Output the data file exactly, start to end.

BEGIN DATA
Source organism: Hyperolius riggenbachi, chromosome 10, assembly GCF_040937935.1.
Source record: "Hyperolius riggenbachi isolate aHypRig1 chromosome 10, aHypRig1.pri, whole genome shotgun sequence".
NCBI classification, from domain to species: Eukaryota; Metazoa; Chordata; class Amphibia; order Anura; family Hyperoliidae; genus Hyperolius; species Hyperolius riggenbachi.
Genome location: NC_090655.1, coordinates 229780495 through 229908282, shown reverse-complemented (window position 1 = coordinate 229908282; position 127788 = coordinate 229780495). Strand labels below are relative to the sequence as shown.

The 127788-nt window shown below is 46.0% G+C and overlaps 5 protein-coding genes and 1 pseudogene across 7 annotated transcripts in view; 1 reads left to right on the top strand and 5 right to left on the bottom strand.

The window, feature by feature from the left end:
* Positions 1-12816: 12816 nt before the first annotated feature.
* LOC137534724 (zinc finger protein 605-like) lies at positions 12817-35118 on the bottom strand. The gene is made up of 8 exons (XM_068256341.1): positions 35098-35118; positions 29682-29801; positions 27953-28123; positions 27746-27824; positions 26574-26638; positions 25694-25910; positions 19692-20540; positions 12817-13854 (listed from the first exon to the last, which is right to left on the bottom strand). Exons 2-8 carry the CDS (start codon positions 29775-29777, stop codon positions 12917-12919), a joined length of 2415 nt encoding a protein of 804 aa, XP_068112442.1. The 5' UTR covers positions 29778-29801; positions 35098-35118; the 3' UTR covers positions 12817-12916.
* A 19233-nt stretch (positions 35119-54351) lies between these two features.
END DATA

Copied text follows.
Source organism: Hyperolius riggenbachi, chromosome 10, assembly GCF_040937935.1.
Source record: "Hyperolius riggenbachi isolate aHypRig1 chromosome 10, aHypRig1.pri, whole genome shotgun sequence".
NCBI classification, from domain to species: Eukaryota; Metazoa; Chordata; class Amphibia; order Anura; family Hyperoliidae; genus Hyperolius; species Hyperolius riggenbachi.
Genome location: NC_090655.1, coordinates 229780495 through 229908282, shown reverse-complemented (window position 1 = coordinate 229908282; position 127788 = coordinate 229780495). Strand labels below are relative to the sequence as shown.

The 127788-nt window shown below is 46.0% G+C and overlaps 5 protein-coding genes and 1 pseudogene across 7 annotated transcripts in view; 1 reads left to right on the top strand and 5 right to left on the bottom strand.

The window, feature by feature from the left end:
* Positions 1-12816: 12816 nt before the first annotated feature.
* LOC137534724 (zinc finger protein 605-like) lies at positions 12817-35118 on the bottom strand. The gene is made up of 8 exons (XM_068256341.1): positions 35098-35118; positions 29682-29801; positions 27953-28123; positions 27746-27824; positions 26574-26638; positions 25694-25910; positions 19692-20540; positions 12817-13854 (listed from the first exon to the last, which is right to left on the bottom strand). Exons 2-8 carry the CDS (start codon positions 29775-29777, stop codon positions 12917-12919), a joined length of 2415 nt encoding a protein of 804 aa, XP_068112442.1. The 5' UTR covers positions 29778-29801; positions 35098-35118; the 3' UTR covers positions 12817-12916.
* A 19233-nt stretch (positions 35119-54351) lies between these two features.